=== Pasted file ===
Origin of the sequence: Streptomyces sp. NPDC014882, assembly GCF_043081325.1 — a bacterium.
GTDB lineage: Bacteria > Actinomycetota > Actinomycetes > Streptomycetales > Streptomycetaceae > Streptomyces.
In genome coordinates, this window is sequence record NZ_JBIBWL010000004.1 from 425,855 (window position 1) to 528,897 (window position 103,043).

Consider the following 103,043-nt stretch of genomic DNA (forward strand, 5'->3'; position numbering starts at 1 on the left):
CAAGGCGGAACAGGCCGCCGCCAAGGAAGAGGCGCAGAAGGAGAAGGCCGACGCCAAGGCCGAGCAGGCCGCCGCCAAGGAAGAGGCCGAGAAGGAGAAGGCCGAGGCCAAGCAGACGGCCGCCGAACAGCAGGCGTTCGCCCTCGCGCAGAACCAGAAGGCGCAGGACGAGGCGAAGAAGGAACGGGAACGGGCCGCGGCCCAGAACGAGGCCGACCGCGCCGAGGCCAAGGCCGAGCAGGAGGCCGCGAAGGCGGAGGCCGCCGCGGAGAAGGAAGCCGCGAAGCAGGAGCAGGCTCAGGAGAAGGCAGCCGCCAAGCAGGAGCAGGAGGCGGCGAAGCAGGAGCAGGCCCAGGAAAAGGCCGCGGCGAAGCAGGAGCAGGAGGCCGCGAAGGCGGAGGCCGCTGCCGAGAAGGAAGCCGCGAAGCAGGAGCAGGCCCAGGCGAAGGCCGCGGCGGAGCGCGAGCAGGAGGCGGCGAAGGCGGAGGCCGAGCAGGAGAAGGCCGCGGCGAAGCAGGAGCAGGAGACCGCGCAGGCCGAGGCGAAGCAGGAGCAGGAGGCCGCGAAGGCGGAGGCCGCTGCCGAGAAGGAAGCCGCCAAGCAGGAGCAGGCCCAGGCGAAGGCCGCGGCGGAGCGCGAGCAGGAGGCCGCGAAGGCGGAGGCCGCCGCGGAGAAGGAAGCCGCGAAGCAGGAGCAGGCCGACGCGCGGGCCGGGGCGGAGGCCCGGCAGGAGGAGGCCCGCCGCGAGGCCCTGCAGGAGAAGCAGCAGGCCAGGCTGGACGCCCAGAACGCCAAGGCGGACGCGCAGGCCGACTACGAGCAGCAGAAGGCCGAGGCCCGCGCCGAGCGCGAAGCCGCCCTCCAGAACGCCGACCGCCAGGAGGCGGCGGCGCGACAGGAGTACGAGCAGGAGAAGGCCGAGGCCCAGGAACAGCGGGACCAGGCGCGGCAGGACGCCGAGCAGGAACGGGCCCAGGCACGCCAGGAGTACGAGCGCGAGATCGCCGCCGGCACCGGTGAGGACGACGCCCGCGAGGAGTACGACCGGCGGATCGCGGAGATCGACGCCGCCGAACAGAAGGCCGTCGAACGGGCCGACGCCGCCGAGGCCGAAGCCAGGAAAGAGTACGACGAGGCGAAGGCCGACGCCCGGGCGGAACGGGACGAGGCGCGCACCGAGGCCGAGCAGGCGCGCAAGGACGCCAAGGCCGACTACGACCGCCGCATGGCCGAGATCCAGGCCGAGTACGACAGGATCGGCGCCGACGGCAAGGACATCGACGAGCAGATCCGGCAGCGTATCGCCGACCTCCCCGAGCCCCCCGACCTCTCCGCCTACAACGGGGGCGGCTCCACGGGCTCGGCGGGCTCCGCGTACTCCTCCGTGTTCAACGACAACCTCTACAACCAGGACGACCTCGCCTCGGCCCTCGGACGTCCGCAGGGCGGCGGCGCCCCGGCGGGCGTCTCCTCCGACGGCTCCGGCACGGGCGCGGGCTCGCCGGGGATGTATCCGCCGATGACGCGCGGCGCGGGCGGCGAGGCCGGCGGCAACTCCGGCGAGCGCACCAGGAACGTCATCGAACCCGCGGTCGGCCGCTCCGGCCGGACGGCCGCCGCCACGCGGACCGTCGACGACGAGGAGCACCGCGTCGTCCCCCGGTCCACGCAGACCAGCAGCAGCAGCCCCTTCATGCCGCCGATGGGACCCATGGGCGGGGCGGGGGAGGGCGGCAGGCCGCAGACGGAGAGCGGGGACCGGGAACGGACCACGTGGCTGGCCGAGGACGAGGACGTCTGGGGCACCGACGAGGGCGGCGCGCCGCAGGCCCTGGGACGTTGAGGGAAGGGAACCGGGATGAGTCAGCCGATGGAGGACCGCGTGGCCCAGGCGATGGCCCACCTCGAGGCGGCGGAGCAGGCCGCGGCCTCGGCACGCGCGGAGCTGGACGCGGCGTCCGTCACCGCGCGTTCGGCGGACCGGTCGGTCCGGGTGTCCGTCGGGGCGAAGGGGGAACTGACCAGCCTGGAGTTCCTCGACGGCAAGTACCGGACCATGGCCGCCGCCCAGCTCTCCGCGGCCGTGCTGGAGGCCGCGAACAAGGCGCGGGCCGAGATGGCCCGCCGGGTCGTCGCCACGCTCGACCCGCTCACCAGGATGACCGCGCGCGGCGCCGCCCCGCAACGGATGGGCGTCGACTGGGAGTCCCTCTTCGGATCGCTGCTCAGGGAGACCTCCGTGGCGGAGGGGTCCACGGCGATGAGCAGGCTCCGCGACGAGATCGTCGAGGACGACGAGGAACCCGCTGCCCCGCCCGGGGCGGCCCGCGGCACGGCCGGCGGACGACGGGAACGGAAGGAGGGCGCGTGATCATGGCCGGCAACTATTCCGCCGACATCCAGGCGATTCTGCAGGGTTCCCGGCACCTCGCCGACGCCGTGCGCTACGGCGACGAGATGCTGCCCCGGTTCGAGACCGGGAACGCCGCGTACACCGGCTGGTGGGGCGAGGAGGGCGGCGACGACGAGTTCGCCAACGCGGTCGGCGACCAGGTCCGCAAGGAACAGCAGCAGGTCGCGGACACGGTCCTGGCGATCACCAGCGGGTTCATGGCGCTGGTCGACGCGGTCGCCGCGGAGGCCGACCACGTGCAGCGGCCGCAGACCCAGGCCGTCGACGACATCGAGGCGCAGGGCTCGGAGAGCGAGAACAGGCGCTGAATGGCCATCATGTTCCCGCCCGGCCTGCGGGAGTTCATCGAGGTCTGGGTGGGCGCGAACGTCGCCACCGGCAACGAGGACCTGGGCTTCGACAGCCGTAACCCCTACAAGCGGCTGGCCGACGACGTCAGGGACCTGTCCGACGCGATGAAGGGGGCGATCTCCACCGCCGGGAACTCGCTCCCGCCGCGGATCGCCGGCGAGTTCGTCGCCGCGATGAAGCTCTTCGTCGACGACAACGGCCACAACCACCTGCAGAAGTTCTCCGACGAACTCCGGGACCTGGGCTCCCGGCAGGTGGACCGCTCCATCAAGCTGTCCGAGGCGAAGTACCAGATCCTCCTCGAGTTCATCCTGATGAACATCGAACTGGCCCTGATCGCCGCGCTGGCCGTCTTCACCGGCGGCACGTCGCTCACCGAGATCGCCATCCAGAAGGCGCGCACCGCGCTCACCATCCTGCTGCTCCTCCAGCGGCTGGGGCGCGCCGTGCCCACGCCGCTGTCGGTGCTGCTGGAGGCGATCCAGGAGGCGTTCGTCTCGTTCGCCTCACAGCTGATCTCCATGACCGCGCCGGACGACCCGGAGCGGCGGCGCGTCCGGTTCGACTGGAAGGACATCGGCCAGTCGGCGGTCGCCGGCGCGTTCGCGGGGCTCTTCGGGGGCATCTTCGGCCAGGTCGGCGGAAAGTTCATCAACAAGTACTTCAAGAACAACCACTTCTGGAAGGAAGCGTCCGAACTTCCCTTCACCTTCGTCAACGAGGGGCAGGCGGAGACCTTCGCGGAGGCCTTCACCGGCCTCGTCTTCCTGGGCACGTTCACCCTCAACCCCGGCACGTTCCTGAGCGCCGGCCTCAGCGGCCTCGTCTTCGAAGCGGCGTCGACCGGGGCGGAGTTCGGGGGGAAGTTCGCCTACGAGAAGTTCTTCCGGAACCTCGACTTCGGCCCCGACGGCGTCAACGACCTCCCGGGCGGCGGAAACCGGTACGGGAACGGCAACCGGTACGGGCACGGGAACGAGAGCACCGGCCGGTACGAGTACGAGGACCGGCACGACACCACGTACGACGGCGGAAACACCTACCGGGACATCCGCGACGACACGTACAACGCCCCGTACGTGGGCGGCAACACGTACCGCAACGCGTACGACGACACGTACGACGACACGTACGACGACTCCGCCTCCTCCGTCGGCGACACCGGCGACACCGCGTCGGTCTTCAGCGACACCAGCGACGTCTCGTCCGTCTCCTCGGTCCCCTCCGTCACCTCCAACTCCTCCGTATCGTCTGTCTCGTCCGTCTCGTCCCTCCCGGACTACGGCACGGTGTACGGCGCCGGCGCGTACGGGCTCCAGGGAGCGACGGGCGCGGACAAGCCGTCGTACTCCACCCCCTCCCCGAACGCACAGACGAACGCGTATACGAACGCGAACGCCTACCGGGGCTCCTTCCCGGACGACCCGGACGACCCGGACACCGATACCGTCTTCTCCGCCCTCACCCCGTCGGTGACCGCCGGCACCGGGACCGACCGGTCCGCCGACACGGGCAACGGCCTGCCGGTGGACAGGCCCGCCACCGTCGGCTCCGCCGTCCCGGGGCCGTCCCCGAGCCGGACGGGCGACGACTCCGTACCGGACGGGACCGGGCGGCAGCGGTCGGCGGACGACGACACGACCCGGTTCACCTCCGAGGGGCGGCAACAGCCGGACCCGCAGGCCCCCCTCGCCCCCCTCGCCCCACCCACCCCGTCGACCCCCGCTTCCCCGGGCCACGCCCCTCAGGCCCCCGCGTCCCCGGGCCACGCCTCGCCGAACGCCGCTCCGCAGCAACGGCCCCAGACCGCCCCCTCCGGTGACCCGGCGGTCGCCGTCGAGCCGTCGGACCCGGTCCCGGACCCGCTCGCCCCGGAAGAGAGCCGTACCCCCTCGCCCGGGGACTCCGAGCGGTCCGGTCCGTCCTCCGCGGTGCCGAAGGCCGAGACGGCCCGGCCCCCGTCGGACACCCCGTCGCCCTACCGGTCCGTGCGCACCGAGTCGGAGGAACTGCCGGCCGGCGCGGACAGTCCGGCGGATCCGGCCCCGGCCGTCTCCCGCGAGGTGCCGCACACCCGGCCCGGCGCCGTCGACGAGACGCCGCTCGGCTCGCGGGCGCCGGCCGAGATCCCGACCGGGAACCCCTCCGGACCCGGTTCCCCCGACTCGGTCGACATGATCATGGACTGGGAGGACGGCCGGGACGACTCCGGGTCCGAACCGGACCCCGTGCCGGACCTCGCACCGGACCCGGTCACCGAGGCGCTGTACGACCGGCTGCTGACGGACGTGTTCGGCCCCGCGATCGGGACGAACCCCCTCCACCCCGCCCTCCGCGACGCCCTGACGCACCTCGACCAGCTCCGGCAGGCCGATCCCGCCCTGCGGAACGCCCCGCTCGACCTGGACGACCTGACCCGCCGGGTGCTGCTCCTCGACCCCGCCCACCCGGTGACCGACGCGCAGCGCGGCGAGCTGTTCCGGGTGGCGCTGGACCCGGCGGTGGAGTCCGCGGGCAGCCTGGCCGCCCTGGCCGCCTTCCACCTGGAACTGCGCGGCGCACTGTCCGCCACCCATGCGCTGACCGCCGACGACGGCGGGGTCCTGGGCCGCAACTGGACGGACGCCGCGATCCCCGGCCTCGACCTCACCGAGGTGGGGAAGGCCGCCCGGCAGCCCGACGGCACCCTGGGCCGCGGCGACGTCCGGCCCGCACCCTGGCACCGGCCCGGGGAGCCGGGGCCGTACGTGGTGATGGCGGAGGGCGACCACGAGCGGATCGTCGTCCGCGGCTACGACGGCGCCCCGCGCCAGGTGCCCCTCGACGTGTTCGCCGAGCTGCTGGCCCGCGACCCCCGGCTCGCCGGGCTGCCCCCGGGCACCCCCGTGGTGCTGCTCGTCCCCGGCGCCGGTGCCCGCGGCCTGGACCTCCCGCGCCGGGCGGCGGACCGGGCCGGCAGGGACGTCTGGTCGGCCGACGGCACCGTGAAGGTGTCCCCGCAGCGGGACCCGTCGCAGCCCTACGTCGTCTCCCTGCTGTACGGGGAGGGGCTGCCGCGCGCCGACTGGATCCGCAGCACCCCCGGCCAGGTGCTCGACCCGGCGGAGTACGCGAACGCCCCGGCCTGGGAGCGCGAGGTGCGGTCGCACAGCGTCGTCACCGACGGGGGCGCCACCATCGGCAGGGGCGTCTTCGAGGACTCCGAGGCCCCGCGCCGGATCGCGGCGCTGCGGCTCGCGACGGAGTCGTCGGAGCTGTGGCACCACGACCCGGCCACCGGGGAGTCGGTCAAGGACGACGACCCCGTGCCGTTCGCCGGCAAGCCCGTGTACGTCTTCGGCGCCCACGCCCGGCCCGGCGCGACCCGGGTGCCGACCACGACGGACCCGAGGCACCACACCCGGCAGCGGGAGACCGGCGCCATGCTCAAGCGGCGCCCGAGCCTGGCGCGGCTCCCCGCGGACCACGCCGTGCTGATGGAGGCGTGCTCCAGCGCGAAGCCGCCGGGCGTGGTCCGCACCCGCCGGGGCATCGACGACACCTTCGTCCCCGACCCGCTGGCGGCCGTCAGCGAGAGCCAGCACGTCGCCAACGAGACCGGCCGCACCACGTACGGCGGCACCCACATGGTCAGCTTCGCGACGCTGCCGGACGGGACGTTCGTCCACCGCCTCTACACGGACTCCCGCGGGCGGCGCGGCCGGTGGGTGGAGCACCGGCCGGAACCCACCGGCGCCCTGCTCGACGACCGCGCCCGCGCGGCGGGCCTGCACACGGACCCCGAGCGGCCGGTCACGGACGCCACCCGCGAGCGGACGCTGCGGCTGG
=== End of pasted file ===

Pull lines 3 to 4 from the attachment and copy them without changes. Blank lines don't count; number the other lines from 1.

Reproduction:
In genome coordinates, this window is sequence record NZ_JBIBWL010000004.1 from 425,855 (window position 1) to 528,897 (window position 103,043).

Consider the following 103,043-nt stretch of genomic DNA (forward strand, 5'->3'; position numbering starts at 1 on the left):